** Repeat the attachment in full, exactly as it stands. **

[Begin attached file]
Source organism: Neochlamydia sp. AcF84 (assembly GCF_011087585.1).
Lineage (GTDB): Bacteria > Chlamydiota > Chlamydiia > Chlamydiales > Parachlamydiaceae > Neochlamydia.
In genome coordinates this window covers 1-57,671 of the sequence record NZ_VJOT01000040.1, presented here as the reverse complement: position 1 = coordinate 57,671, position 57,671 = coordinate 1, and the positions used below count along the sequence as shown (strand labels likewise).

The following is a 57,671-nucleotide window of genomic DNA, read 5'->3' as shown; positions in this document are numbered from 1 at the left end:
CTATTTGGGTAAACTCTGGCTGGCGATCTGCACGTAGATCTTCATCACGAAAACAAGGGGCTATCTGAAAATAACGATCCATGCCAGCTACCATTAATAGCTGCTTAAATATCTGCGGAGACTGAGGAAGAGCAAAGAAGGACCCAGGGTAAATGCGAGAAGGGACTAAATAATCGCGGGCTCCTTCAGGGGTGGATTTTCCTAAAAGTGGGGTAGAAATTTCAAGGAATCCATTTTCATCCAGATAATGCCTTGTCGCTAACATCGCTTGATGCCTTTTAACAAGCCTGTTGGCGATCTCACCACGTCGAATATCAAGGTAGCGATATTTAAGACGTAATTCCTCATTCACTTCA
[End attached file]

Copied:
Source organism: Neochlamydia sp. AcF84 (assembly GCF_011087585.1).
Lineage (GTDB): Bacteria > Chlamydiota > Chlamydiia > Chlamydiales > Parachlamydiaceae > Neochlamydia.
In genome coordinates this window covers 1-57,671 of the sequence record NZ_VJOT01000040.1, presented here as the reverse complement: position 1 = coordinate 57,671, position 57,671 = coordinate 1, and the positions used below count along the sequence as shown (strand labels likewise).

The following is a 57,671-nucleotide window of genomic DNA, read 5'->3' as shown; positions in this document are numbered from 1 at the left end:
CTATTTGGGTAAACTCTGGCTGGCGATCTGCACGTAGATCTTCATCACGAAAACAAGGGGCTATCTGAAAATAACGATCCATGCCAGCTACCATTAATAGCTGCTTAAATATCTGCGGAGACTGAGGAAGAGCAAAGAAGGACCCAGGGTAAATGCGAGAAGGGACTAAATAATCGCGGGCTCCTTCAGGGGTGGATTTTCCTAAAAGTGGGGTAGAAATTTCAAGGAATCCATTTTCATCCAGATAATGCCTTGTCGCTAACATCGCTTGATGCCTTTTAACAAGCCTGTTGGCGATCTCACCACGTCGAATATCAAGGTAGCGATATTTAAGACGTAATTCCTCATTCACTTCA